Attention defici — oooh, shiny!
My girlfriend of eight months has ADHD (attention-deficit hyperactivity disorder). She was diagnosed about 10 years ago, in her early 20s. She takes medication that helps her focus better at work and has steps (like writing everything down) to avoid forgetting important things, stay more organized, etc. Despite this, she is very disorganized and often gets distracted. (I sometimes catch her checking out when we're right in the middle of a phone conversation.) She often runs late when we are supposed to be someplace and forgets things — minor things as well as major things. She can also be very impatient. There are a lot of great things about her and us, and we do love each other. Still, when she forgets about me or is totally unready (as in, unshowered and wearing a towel) when I come to pick her up, I can't help but feel like not quite a priority to her. — The Boyfriend
There are surefire ways to get a woman's attention, like kneeling and pulling out a big gleaming rock. For an ADHD woman, you may also want to hire one of those street-corner, sign-spinner guys to stand next to you in a chicken suit jerking a big arrow at the ring. This should substantially improve your chances of hearing a simple yes or no instead of "Oh, no, I think I left my stove ... we should order Chinese. Did I charge my cellphone? Look, a spider!"
ADHD is a stupidly named disorder. Those with it don't have a deficit of attention; they just have problems controlling the allocation of their attention, explains researcher Martha Bridge Denckla, M.D., on dana.org. People blame ADHD on too much videogaming, too much television, sheer laziness, and even the use of green chalkboards and yellow chalk. (Therapist Susan Tschudi, author of Loving Someone With Attention Deficit Disorder, heard that last one on the radio; a caller was convinced it had caused her son's ADHD.)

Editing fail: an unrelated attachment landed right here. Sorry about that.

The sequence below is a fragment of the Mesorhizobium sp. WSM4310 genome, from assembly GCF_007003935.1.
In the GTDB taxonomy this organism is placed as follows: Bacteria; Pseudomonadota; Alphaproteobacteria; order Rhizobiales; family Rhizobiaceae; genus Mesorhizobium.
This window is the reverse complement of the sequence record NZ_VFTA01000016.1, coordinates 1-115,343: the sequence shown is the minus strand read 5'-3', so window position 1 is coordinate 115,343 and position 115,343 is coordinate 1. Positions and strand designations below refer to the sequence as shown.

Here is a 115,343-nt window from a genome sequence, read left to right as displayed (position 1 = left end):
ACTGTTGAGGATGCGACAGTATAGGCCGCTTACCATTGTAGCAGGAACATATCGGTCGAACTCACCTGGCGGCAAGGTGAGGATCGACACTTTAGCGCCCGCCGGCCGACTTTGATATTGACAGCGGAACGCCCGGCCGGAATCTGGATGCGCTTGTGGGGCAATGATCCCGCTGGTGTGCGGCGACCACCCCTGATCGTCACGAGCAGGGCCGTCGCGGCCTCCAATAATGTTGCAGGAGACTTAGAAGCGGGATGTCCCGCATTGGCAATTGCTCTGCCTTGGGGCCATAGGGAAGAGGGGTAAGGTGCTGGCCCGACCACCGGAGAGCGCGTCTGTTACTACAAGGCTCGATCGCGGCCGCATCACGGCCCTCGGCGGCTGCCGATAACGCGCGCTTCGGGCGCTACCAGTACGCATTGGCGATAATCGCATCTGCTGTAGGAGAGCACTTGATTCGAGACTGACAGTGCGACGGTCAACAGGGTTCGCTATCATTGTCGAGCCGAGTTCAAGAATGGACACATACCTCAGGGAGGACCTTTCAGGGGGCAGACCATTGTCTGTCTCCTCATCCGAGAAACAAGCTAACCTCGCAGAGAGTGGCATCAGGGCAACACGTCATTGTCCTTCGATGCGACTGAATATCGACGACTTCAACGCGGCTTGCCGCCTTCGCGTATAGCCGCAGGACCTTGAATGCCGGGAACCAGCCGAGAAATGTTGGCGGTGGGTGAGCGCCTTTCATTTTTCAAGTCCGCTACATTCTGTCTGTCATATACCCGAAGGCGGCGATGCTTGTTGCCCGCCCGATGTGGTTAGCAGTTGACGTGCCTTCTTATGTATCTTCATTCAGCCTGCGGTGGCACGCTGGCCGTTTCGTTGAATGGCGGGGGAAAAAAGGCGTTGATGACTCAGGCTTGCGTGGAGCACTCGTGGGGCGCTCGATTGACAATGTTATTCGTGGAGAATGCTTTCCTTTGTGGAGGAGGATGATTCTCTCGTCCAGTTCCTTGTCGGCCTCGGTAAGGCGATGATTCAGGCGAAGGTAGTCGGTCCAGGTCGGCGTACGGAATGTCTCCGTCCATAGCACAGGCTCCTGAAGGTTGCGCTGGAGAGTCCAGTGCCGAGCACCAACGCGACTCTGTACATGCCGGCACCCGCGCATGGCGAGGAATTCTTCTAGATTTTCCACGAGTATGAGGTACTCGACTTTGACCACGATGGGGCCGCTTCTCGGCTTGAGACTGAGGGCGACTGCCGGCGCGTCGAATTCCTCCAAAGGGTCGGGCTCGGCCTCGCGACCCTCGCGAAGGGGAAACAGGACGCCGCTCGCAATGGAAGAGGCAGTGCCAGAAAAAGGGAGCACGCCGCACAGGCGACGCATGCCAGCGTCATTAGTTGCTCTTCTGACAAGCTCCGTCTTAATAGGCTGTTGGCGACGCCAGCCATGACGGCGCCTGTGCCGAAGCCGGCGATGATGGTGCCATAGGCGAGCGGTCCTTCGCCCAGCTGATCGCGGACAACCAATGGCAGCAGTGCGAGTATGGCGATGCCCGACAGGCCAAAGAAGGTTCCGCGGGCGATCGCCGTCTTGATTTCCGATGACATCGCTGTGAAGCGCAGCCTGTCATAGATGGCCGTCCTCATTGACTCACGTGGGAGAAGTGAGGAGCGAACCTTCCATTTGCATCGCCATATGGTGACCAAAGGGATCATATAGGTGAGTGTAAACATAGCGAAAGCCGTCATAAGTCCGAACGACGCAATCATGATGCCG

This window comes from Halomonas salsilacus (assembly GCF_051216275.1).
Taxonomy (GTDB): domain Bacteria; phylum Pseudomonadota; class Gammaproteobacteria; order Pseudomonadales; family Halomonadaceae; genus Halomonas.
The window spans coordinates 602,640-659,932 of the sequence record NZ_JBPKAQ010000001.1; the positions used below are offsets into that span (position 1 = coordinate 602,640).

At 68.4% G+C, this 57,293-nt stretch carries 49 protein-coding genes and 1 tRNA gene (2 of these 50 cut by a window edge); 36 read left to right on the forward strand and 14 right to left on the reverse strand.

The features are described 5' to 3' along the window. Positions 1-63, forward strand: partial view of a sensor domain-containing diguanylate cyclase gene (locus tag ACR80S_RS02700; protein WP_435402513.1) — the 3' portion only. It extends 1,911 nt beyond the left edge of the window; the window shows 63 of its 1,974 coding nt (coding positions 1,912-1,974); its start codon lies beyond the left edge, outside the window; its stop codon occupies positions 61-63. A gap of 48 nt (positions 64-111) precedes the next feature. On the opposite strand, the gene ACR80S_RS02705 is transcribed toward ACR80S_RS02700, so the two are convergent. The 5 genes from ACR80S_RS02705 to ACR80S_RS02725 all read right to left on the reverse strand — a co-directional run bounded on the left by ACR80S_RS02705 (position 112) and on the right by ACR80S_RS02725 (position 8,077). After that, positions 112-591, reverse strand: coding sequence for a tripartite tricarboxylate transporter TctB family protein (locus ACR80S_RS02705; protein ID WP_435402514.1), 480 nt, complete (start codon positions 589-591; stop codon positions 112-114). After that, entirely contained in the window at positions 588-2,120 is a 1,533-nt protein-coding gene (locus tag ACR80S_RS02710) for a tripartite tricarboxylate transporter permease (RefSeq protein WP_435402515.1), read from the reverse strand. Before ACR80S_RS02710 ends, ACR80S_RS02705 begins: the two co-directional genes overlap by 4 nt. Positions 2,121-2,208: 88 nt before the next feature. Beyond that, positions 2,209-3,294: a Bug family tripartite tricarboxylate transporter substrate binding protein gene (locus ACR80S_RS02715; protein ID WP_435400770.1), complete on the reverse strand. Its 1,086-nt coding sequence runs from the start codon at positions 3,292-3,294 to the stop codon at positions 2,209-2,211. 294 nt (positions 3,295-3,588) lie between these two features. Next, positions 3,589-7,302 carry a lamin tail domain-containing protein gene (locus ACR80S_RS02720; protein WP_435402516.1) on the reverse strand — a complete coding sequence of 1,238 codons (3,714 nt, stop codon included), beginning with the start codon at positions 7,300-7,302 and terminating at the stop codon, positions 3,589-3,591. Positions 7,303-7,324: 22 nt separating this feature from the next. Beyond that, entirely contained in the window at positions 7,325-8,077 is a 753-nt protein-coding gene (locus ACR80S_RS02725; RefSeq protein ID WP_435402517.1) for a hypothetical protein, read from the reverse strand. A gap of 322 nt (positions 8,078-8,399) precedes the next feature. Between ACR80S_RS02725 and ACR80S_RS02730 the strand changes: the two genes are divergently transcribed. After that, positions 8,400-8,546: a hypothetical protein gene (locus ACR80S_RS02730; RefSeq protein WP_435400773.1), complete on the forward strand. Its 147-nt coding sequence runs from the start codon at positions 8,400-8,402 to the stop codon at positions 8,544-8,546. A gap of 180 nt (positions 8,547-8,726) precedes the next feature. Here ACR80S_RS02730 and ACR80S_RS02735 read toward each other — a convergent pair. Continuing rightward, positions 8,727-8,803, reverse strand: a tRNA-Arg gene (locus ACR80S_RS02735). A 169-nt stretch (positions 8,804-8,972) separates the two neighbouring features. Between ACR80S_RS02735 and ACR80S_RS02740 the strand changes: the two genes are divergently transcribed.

Researchers can't say conclusively what causes ADHD, but Tschudi notes that there's strong evidence it's a "neurobiological disorder in which the neurotransmitters dopamine and norepinephrine are not regulated properly and cause the brain to underfunction," leading to problems "staying focused, sustaining effort, managing emotions, and accessing working memory (that is, remembering)."
Having ADHD is like trying to think while being attacked by a flock of crows or having 16 squirrels in your head, all scampering off in different directions. I know, because I was diagnosed with ADHD about 15 years ago and take Adderall to make the squirrels sit at their little desks so I can focus and write. Unfortunately, Adderall isn't a life-wide miracle cure. As my boyfriend likes to joke when he's asking me something important: "Do I have your divided attention?"
People dating those with ADHD tend to take its effects personally. In the heat of the moment, it's easy to forget that your girlfriend has a mind like a steel sieve. When one of her attentional shortcomings makes you feel like she's messing with you, you might ask yourself whether she's messing with her wallet when she means to put it back in her purse but instead puts it back in the freezer.
That said, it's important that ADHD be used to explain only ADHD-related behaviors; she can't be all "Oh, my attention wandered, and so did I — into bed with your best friend." (She may have the attention span of a tsetse fly; she doesn't get to have the ethics of one.)
For your relationship to work, you both need to try harder, but in different ways. You need to accept that she isn't a regular-brained person, and she needs to avoid acting like she probably does in the world of the regular-brained — by hiding it when her attention wanders off. (You can't have a life with somebody if she's always pretending she's heard what you just said.) She also needs to admit it when she's feeling too impatient to discuss or do something. (Better than pushing herself and snapping at you.)
She needs to see that she's on time when it's important to you, and you need to have perspective when she comes to the door in a towel when it's not. Ultimately, making things work comes down to the most basic of basics — love — and wanting to be together so much that the tradeoffs seem worth it.
As I've noticed in my own relationship ... my dog needs a bath. Kale. Like Pauline Kael but spelled differently and also it's a vegetable. Do you think the Iranians have nukes? Sorry ... what was I saying about ADHD?
Got a problem? Write Amy Alkon, 171 Pier Ave., #280, Santa Monica, CA 90405, or e-mail firstname.lastname@example.org (advicegoddess.com). Alkon is the author of I See Rude People: One Woman's Battle To Beat Some Manners Into Impolite Society.
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